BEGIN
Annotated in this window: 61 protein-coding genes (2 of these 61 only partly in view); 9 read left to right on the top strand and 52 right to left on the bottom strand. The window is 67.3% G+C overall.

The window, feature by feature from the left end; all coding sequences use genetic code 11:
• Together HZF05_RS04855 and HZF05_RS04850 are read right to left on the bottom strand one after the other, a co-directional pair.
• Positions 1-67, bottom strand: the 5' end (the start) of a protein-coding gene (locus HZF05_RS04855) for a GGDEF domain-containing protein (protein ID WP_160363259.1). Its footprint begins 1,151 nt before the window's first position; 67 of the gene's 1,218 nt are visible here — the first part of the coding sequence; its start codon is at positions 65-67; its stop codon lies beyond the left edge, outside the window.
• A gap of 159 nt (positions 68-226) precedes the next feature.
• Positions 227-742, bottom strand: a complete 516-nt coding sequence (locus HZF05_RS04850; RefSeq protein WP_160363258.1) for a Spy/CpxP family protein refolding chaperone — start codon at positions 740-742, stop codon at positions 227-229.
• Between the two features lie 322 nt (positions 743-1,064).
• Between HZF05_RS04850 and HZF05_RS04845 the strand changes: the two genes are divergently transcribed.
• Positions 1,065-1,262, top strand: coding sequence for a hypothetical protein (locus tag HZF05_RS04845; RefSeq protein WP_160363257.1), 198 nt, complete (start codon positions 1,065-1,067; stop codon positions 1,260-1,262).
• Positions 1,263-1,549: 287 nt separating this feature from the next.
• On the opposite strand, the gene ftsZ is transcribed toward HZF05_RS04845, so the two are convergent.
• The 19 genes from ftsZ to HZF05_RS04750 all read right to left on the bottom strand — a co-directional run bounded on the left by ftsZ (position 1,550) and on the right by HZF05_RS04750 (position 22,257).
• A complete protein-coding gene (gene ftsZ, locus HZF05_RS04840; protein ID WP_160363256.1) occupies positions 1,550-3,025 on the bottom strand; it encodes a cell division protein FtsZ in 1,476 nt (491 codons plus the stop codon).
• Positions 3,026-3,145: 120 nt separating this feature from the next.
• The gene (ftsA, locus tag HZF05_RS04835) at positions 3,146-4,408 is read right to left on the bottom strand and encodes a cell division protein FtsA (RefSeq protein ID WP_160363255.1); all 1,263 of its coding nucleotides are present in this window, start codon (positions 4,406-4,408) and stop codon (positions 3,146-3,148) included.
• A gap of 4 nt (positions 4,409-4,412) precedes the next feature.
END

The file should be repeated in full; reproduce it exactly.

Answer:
Annotated in this window: 61 protein-coding genes (2 of these 61 only partly in view); 9 read left to right on the top strand and 52 right to left on the bottom strand. The window is 67.3% G+C overall.

The window, feature by feature from the left end; all coding sequences use genetic code 11:
• Together HZF05_RS04855 and HZF05_RS04850 are read right to left on the bottom strand one after the other, a co-directional pair.
• Positions 1-67, bottom strand: the 5' end (the start) of a protein-coding gene (locus HZF05_RS04855) for a GGDEF domain-containing protein (protein ID WP_160363259.1). Its footprint begins 1,151 nt before the window's first position; 67 of the gene's 1,218 nt are visible here — the first part of the coding sequence; its start codon is at positions 65-67; its stop codon lies beyond the left edge, outside the window.
• A gap of 159 nt (positions 68-226) precedes the next feature.
• Positions 227-742, bottom strand: a complete 516-nt coding sequence (locus HZF05_RS04850; RefSeq protein WP_160363258.1) for a Spy/CpxP family protein refolding chaperone — start codon at positions 740-742, stop codon at positions 227-229.
• Between the two features lie 322 nt (positions 743-1,064).
• Between HZF05_RS04850 and HZF05_RS04845 the strand changes: the two genes are divergently transcribed.
• Positions 1,065-1,262, top strand: coding sequence for a hypothetical protein (locus tag HZF05_RS04845; RefSeq protein WP_160363257.1), 198 nt, complete (start codon positions 1,065-1,067; stop codon positions 1,260-1,262).
• Positions 1,263-1,549: 287 nt separating this feature from the next.
• On the opposite strand, the gene ftsZ is transcribed toward HZF05_RS04845, so the two are convergent.
• The 19 genes from ftsZ to HZF05_RS04750 all read right to left on the bottom strand — a co-directional run bounded on the left by ftsZ (position 1,550) and on the right by HZF05_RS04750 (position 22,257).
• A complete protein-coding gene (gene ftsZ, locus HZF05_RS04840; protein ID WP_160363256.1) occupies positions 1,550-3,025 on the bottom strand; it encodes a cell division protein FtsZ in 1,476 nt (491 codons plus the stop codon).
• Positions 3,026-3,145: 120 nt separating this feature from the next.
• The gene (ftsA, locus tag HZF05_RS04835) at positions 3,146-4,408 is read right to left on the bottom strand and encodes a cell division protein FtsA (RefSeq protein ID WP_160363255.1); all 1,263 of its coding nucleotides are present in this window, start codon (positions 4,406-4,408) and stop codon (positions 3,146-3,148) included.
• A gap of 4 nt (positions 4,409-4,412) precedes the next feature.